What sort of person would you imagine exchanging a new phone for an older model? If you ask me, I would probably assume it’s someone who is certainly older than I am.
I have not always been sold on the classics. My response to any suggestion of The Office was the same—a Michael Scott “NOOOOOO!” gif.
With social apps on my phone as a constant companion, and streaming service engines like Netflix and HBO churning new shows faster than can be watched, I saw no need to revert to old television.
But when I stumbled upon Fran Drescher’s The Nanny, a pleaser centering on a saleswoman’s foray into nannying for a wealthy widower and his children, I was immediately hooked on consuming millennial-aged entertainment. Soon after, I was invested in Rachel and Ross’s argument over their “break” on Friends. Then I welcomed the humdrum of hating one’s work in The Office.
I’m not alone. While many think today’s youth has ditched long-form entertainment for stilted Instagram posts and TikTok videos, we still delve into our fair share of extended television series. According to Horowitz Research, over half of Gen-Z kids consume televised entertainment and interact with TV on a near-daily basis. In terms of access, the difference between having a phone and TV service is even smaller.
So when young people are still watching TV and the megaliths of entertainment are still producing them, how do two shows spanning the late 90s and early 2000s float to the top? Netflix’s users delivered 3% of their total viewing hours to The Office alone in 2019; Friends was close behind.
When Netflix announced the removal of the shows from their streaming service, the sky nearly fell— until other streaming services picked them up.
What partially contributes to our turn to older TV is present-day pop culture’s failure to speak to the youth experience. Gen-Z is the loneliest generation in recent memory. Where our predecessors sought driver’s licenses, in-person hangouts, and parties, our immediate access to illusory forms of connection via videogame chats and social media feeds have provided us with a sense of connection. That sense has proven false. Gen-Zers express feelings of stress and depression at rates nearly double their parents. Many young people use new tools to stay connected.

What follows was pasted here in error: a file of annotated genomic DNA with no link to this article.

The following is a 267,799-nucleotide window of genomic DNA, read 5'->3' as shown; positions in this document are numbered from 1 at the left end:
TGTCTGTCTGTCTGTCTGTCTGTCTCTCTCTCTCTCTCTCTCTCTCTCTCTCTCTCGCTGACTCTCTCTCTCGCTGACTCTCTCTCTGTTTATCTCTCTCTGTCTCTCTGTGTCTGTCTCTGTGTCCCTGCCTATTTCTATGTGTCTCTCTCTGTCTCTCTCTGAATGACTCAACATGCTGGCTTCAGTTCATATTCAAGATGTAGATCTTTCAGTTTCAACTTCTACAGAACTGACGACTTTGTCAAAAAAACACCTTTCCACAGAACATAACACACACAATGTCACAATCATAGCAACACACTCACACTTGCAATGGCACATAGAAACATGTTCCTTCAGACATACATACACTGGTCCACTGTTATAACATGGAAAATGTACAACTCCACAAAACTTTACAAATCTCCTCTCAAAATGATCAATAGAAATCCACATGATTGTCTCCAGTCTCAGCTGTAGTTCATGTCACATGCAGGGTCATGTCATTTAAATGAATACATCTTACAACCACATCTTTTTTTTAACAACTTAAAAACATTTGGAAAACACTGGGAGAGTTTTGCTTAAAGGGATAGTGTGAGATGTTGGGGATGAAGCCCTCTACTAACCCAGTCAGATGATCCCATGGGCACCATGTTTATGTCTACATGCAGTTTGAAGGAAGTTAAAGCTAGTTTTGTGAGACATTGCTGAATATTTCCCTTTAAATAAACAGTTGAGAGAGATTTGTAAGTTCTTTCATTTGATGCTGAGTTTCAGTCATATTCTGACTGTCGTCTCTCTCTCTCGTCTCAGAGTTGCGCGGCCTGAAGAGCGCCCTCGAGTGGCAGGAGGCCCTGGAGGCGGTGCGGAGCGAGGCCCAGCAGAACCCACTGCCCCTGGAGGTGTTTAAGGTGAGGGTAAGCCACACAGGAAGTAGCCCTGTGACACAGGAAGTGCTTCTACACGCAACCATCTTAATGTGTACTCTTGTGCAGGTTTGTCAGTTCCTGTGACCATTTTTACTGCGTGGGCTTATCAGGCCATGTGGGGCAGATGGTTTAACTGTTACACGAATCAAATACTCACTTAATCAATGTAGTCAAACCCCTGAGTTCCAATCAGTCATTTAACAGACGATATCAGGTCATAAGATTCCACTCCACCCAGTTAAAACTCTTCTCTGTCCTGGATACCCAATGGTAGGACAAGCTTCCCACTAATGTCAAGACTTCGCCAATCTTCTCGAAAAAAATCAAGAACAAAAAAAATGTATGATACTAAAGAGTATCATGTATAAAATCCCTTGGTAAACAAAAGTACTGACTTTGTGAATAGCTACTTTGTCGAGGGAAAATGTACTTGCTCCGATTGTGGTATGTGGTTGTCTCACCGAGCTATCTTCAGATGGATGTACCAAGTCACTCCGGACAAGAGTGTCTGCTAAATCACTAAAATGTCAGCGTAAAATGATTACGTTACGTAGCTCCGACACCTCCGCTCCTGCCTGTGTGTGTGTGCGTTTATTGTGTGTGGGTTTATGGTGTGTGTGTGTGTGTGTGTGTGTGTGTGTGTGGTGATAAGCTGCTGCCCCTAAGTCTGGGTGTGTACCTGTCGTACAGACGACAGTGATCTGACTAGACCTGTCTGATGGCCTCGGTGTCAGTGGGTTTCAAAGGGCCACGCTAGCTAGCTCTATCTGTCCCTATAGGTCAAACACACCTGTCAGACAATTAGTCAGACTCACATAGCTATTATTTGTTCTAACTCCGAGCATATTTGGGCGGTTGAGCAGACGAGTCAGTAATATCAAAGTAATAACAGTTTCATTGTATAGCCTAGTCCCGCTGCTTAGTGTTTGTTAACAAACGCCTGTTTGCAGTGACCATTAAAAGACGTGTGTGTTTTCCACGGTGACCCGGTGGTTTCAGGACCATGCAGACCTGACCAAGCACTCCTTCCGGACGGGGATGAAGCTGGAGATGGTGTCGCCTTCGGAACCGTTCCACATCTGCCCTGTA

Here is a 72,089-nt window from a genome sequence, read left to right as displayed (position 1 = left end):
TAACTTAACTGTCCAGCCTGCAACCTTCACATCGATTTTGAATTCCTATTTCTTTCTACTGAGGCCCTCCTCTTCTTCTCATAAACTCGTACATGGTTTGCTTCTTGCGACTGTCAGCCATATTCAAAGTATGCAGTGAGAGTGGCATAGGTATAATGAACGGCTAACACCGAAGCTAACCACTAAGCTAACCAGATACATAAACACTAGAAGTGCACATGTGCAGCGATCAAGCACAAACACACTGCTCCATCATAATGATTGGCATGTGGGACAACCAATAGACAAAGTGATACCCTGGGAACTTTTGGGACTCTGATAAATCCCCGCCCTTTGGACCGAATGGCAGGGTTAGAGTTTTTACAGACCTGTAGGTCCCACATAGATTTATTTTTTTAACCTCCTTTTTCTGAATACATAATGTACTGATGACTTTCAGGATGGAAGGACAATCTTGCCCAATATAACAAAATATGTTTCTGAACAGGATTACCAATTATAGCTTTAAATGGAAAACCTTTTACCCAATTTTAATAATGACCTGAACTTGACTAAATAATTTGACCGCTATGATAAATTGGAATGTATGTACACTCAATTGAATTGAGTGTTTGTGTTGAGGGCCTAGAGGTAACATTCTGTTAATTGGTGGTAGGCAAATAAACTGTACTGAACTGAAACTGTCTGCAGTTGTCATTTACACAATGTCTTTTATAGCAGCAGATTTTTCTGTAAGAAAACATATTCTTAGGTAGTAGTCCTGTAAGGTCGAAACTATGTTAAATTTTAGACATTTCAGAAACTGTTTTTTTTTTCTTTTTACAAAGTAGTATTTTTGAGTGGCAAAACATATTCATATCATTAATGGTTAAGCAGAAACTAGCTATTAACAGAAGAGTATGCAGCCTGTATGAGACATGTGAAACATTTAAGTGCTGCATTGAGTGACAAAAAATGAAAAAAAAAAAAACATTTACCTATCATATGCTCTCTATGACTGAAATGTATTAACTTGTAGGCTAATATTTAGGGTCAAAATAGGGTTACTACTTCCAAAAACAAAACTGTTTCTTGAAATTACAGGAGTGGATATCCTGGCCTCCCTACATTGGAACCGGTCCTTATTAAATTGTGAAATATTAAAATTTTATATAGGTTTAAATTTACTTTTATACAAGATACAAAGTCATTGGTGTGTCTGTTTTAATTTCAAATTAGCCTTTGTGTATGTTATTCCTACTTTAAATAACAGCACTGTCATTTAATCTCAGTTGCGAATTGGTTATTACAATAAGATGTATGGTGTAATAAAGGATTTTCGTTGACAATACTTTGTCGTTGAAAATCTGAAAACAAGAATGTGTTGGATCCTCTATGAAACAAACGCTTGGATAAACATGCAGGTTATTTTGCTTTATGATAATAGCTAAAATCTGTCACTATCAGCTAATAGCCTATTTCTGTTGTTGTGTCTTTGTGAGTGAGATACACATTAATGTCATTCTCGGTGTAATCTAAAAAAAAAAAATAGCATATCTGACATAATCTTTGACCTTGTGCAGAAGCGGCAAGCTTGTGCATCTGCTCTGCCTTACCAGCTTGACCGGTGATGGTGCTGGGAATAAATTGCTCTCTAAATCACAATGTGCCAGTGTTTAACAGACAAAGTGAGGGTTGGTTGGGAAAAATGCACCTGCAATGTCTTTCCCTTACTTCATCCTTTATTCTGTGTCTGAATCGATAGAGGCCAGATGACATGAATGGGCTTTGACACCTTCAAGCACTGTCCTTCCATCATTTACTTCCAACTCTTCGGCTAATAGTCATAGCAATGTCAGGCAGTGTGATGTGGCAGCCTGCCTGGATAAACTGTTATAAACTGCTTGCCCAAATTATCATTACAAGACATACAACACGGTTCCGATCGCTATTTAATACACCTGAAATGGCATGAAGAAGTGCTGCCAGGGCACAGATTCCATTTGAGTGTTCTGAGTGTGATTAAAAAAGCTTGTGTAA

This is perhaps why Friends is so attractive. Filmed before the infiltration of phones into every facet of our lives, these six friends lived via simple interactions. They were the mundanity and humanity in relationships—those that however challenged were undoubtedly authentic. For the Gen-Zer distanced in the solitude of an Instagram ethos, these innately personal connections seem warm and desirable.
Beyond relationships, our generation’s future also remains unclear. Whereas many American parents and grandparents once owned their homes, we emerge at a decline in this opportunity. Young people’s buying power is over 80% down from Baby Boomers at the same age. Climate and political conflict also weigh large as an inheritance for Gen-Z’s solution avenues.
For viewers of The Office, the lackluster future and unfortunate prospects of Americans in the workforce are brought to life with comedic effect. With gloomy prospects ahead, there’s something comforting about watching others endure a similarly meager livelihood. Those who work in The Office are comically effective because they are, in essence, pitiful. When Gen-Z’s prospects seem equally uncertain, there’s a comfort to be found in the relatability of the show’s characters.
If groups of friends or office-goers can better speak to young people than the products of our legacy, perhaps Addison Rae and other TikTok “prodigies” blabbering on young people’s TV shows is an unfortunate reminder of our own dissatisfaction. By extension, that means Gen-Z is not turning back to old TV, but instead staring at the contrast of their dreams clashing with reality in a televised display.
In that split, classics like Friends and The Office offer points of escape better than any show of the present can. What remains to be seen is whether Gen-Z can feed this resonance in recapturing control of its future.